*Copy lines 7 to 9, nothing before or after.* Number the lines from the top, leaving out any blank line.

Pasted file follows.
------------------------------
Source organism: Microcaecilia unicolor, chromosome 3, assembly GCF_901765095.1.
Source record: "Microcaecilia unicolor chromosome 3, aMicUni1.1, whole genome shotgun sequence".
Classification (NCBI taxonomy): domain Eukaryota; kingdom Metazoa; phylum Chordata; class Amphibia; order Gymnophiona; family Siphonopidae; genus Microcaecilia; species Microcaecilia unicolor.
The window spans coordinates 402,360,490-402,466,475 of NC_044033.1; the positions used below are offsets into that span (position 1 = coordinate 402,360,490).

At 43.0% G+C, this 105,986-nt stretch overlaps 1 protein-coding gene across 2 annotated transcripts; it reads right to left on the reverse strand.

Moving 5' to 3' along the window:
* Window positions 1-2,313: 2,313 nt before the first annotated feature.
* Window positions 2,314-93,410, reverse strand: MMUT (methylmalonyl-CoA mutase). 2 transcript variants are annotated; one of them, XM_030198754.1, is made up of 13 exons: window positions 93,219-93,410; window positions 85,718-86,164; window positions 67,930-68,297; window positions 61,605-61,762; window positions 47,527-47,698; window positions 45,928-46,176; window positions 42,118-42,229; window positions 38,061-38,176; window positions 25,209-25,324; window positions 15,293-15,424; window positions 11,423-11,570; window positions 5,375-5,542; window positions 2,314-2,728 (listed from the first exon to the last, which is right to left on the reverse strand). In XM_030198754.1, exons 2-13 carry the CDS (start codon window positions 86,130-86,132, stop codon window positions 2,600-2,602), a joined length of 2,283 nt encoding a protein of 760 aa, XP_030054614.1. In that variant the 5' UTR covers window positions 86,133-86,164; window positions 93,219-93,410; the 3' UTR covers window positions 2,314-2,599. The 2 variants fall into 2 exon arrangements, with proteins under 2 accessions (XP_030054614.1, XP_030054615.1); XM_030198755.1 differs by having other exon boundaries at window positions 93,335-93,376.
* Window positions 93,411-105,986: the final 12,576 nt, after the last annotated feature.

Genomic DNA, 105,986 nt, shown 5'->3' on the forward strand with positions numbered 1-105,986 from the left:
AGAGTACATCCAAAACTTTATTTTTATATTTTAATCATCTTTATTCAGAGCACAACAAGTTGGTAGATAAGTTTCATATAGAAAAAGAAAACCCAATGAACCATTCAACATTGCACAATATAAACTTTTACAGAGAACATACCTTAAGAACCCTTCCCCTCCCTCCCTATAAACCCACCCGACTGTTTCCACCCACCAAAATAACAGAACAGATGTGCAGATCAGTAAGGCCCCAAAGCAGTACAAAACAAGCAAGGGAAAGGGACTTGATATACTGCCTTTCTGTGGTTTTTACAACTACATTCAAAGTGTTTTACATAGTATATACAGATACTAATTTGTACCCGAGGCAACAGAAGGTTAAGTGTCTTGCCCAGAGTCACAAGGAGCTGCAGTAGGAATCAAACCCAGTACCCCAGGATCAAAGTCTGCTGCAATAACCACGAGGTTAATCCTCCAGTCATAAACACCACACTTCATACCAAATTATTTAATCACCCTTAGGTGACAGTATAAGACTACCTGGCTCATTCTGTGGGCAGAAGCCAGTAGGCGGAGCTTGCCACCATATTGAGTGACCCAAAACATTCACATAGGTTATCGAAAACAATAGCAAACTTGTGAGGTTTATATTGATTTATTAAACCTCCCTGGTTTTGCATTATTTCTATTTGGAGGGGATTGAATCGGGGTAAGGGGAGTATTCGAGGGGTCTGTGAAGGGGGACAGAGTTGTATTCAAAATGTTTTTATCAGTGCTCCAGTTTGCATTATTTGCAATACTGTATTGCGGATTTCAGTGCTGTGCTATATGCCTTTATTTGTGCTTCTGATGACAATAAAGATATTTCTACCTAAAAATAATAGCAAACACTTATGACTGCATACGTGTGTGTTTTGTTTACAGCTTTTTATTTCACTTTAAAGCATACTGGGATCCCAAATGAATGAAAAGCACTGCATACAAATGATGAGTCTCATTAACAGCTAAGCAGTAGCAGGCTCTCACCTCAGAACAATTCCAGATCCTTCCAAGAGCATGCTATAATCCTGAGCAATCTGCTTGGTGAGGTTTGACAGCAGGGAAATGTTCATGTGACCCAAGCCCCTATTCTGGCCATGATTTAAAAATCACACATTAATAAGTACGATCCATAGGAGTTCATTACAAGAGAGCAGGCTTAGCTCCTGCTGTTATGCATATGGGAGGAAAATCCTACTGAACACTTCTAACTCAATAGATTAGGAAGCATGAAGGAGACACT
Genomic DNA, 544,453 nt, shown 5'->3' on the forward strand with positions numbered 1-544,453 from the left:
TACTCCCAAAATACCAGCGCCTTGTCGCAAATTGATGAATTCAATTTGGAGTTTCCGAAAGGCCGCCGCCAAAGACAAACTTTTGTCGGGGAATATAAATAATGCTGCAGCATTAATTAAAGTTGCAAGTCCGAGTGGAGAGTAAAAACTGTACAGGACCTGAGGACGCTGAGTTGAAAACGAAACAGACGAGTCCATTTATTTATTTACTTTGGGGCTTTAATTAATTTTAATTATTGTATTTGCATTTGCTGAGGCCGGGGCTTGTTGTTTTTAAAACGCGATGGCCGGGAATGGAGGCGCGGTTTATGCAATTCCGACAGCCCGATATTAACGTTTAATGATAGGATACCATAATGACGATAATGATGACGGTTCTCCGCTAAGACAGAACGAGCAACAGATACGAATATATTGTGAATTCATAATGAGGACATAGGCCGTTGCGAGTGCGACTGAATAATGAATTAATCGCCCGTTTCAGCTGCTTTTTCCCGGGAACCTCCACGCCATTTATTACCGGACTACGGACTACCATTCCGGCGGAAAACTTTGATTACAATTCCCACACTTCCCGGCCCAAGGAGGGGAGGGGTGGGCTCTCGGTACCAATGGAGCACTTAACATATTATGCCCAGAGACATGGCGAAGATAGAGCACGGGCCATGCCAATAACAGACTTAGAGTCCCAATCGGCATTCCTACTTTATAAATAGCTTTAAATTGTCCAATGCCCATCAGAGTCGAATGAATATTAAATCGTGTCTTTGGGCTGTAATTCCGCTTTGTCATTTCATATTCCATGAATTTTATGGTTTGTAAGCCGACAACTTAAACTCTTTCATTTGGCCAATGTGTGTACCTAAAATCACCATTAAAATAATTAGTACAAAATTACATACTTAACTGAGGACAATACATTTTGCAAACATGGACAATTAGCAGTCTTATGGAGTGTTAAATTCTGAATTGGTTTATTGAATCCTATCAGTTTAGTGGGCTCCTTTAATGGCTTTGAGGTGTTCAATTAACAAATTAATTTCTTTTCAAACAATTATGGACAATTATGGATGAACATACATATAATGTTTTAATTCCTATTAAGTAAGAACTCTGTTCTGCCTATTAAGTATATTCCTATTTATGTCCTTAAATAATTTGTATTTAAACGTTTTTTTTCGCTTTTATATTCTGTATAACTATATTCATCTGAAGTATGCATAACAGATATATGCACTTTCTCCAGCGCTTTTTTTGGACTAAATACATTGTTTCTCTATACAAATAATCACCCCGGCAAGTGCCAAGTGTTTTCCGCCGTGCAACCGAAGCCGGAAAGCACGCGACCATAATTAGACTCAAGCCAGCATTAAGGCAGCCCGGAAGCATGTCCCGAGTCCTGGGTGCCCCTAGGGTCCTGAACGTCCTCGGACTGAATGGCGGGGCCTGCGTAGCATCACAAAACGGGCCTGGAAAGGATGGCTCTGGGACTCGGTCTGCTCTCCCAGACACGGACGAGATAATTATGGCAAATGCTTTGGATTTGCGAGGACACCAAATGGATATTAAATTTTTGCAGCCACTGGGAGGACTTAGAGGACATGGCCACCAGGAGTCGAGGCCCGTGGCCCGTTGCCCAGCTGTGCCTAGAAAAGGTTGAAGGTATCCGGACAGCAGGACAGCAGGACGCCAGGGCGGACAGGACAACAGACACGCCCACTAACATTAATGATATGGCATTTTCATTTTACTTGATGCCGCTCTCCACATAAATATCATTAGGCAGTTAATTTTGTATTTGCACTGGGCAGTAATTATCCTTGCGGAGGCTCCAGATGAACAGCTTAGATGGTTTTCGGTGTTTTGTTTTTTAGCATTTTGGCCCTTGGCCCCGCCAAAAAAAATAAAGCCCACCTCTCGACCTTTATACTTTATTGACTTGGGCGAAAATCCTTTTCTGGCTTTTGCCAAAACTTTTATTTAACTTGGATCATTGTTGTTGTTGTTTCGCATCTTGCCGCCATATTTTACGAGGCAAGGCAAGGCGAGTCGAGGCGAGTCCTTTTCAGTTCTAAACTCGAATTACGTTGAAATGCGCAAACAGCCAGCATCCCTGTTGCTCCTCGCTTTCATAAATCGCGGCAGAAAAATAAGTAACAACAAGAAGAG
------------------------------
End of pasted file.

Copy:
* Window positions 1-2,313: 2,313 nt before the first annotated feature.
* Window positions 2,314-93,410, reverse strand: MMUT (methylmalonyl-CoA mutase). 2 transcript variants are annotated; one of them, XM_030198754.1, is made up of 13 exons: window positions 93,219-93,410; window positions 85,718-86,164; window positions 67,930-68,297; window positions 61,605-61,762; window positions 47,527-47,698; window positions 45,928-46,176; window positions 42,118-42,229; window positions 38,061-38,176; window positions 25,209-25,324; window positions 15,293-15,424; window positions 11,423-11,570; window positions 5,375-5,542; window positions 2,314-2,728 (listed from the first exon to the last, which is right to left on the reverse strand). In XM_030198754.1, exons 2-13 carry the CDS (start codon window positions 86,130-86,132, stop codon window positions 2,600-2,602), a joined length of 2,283 nt encoding a protein of 760 aa, XP_030054614.1. In that variant the 5' UTR covers window positions 86,133-86,164; window positions 93,219-93,410; the 3' UTR covers window positions 2,314-2,599. The 2 variants fall into 2 exon arrangements, with proteins under 2 accessions (XP_030054614.1, XP_030054615.1); XM_030198755.1 differs by having other exon boundaries at window positions 93,335-93,376.
* Window positions 93,411-105,986: the final 12,576 nt, after the last annotated feature.